Biogen Idec, Trying to Go Beyond Rituxan, Assembles Cancer Drug Pipeline

Xconomy Boston — 

Biogen Idec, as avid biotech readers know, is the world’s largest maker of multiple sclerosis drugs. Not the world’s largest maker of cancer drugs. Not even close.

Yet the Cambridge, MA-based biotech company (NASDAQ: BIIB) has its sights on carving out a bigger niche in the fiercely competitive field of cancer drug development. It’s a market with plenty of room—growing from $66 billion in worldwide sales in 2008 to more than $84 billion by 2012, according to Cowen & Company.

Right now, Biogen has one slice of that, which comes solely from its partial ownership, along with Roche and Genentech, of rituximab (Rituxan). That drug was the original trailblazer in the field of targeted antibodies, made to seek out cancer cells and avoid healthy ones, when it was first approved by the FDA in 1997 for patients with non-Hodgkin’s lymphoma. It generated $2.6 billion in U.S. sales last year. But that drug cracked into the market 12 years ago, and there’s no second-generation, or third-generation version yet on the market. The company didn’t have much to brag about a few weeks ago at the American Society of Clinical Oncology annual extravaganza. I wanted to know what Biogen is really doing to improve upon that, so I spoke to Greg Reyes, the company’s senior vice president of oncology R&D.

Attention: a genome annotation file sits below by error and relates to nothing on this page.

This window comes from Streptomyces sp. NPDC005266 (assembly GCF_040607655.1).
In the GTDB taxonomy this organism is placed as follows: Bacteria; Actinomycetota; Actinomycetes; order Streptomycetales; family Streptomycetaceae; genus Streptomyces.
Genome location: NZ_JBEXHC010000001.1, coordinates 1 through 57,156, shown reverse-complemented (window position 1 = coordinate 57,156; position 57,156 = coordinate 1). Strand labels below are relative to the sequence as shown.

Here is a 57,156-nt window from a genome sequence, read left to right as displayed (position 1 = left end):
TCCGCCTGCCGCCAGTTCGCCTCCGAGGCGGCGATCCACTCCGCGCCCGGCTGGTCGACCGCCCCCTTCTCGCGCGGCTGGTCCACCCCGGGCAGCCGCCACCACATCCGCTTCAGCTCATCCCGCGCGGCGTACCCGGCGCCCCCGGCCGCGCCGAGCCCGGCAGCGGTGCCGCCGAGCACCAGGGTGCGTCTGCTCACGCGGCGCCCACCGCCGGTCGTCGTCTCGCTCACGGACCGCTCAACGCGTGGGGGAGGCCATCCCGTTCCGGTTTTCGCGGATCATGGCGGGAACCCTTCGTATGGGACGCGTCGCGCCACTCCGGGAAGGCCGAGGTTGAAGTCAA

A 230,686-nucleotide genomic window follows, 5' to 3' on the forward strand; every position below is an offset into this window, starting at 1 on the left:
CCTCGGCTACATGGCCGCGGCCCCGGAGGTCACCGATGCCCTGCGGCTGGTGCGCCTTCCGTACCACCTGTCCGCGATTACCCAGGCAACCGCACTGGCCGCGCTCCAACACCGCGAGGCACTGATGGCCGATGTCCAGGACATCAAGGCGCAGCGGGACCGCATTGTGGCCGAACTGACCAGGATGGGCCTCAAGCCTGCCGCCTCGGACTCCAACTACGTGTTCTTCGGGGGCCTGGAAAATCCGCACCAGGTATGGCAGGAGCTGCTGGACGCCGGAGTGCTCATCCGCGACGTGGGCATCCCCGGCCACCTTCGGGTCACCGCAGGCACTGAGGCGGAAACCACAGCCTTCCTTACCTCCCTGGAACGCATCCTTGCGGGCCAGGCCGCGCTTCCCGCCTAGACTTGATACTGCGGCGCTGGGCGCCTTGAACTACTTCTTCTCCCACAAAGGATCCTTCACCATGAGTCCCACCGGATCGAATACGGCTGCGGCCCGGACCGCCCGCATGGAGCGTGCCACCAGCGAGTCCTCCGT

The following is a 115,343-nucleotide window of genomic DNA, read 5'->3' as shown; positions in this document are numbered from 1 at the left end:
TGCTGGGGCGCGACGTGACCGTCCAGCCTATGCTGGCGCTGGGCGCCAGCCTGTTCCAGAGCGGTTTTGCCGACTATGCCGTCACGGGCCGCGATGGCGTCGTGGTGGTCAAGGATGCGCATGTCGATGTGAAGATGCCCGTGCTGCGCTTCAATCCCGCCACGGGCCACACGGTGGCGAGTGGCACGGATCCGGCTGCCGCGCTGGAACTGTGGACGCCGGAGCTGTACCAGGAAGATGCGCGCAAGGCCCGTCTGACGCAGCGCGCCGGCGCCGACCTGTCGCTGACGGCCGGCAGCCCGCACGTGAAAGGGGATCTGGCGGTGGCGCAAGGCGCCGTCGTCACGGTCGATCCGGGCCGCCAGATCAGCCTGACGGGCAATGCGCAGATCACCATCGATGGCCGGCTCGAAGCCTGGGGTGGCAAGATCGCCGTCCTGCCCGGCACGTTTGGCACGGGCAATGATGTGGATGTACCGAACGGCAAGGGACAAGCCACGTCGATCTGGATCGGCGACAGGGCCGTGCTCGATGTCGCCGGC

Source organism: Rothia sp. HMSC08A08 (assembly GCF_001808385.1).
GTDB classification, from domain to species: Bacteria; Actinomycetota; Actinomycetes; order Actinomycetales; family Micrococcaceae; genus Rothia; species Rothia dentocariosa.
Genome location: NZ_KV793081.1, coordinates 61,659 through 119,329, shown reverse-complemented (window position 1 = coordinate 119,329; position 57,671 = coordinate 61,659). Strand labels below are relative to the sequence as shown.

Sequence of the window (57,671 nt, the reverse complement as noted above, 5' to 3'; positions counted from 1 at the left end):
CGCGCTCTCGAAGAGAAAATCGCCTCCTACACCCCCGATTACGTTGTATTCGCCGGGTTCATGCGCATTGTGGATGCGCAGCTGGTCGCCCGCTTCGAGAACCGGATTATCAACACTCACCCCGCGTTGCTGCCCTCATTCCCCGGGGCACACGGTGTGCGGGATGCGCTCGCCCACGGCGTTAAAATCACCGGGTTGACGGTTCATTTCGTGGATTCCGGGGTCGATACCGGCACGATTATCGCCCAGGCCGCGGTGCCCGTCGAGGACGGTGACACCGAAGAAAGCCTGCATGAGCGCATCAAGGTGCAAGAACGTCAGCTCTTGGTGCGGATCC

Reyes, a pharmaceutical and biotech veteran who joined the company in October, is based in San Diego. He oversees a cancer research operation with 230 people. They are responsible for a pipeline that now includes 12 different drug candidates at various stages of development. Speaking broadly, the company is pouring a lot of its energy into understanding how its drugs work, crafting really rigorous clinical trials at earlier stages to separate the wheat from the chaff, and studying biomarkers that might offer clues into which patients are likely to repond to therapy, and which won’t, Reyes says. Investors, doctors, and patients will find out in coming years whether this effort will bear any fruit.

“If we are having this same conversation five years from now, and we’re still talking … Next Page »

Single PageCurrently on Page: 1 2

By posting a comment, you agree to our terms and conditions.

Comments are closed.